Council moves towards digital water billing 

The City of Prince Albert has more than 1,200 water utility accounts that have not been upgraded with new water meter software, although 447 account holders have booked appointments. -- Herald File Photo

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Prince Albert city council has voted to make digital billing the default setup for all new water utility hookups.

Council has considered the idea at previous meetings, and it came up again during budget deliberations on the water utility fund on Wednesday.

Coun. Blake Edwards made the motion and has brought up the subject in previous meetings. 

“The motion is in place because monthly billing is costing us a lot of money,” he said. “This is a way to get people to move on to email.” 

Administration said that normally about 20 per cent all utility bills are sent out digitally, which accounts for roughly 2,000 bills.

The water utility budget includes a line for postage and freight, which has changed from actual costs of almost $43,000 in 2018 to a budgeted request of $100,000 this year. The amount could also include mailings that are not bills. 

That money is not the only cost attached to mailing bills however as staff hours are required to prepare and send the invoices either manually or digitally.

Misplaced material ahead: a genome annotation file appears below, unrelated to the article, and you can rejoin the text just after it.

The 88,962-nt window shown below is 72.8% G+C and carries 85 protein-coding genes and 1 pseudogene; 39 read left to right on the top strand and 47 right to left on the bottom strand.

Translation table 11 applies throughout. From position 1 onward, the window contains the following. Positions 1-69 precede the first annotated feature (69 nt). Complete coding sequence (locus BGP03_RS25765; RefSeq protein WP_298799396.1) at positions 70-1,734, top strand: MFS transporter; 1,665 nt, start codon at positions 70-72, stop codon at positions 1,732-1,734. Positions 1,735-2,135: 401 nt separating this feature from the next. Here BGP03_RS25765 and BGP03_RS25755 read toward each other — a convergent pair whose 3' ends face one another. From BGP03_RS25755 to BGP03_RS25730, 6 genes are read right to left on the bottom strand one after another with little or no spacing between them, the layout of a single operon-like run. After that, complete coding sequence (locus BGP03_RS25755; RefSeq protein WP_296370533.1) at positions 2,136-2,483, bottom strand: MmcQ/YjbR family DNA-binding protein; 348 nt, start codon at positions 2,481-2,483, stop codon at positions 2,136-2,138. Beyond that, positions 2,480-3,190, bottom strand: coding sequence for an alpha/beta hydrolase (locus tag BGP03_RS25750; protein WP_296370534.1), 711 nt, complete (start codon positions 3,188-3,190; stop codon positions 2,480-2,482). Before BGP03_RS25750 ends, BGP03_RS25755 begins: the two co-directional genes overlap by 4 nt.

A breakdown of how much it actually would cost or save along with other factors was requested in a report to be completed in 2022. They were also asked to look at what other organizations, such as provincial utilities do and to come up with ideas for incentives to get people to switch. 

Coun. Don Cody asked about the people who do not have a computer.

“If you’ve got the opportunity to get an email that’s fine, then do it. But if you haven’t got that opportunity, and you don’t have a computer, this doesn’t seem very fair to those people,” he said. 

Edwards proposed that people who want a paper bill can still get one. either by paying an extra $2/month to have it mailed to them or by going to City Hall in person and getting a copy. 

People without computers can also use the free ones at the public library, he said. 

Cody said he is not opposed to the idea of paperless billing but wanted to make sure there would be no hardship. 

“There are people out there that don’t have a computer and it is not fair to make them pay $2 when they have no ability to do otherwise,” he said. 

Mayor Greg Dionne said he would only support the change if it did not apply to existing accounts. Dionne said it should apply to new accounts only.

Coun. Tony Head said he preferred to use incentives over forced changes. 

“I prefer to see incentives to get people to sign up,” he said. “Maybe the incentive program is monetary.”

Council continued their deliberations on Dec. 2 but no further information was available prior to press time.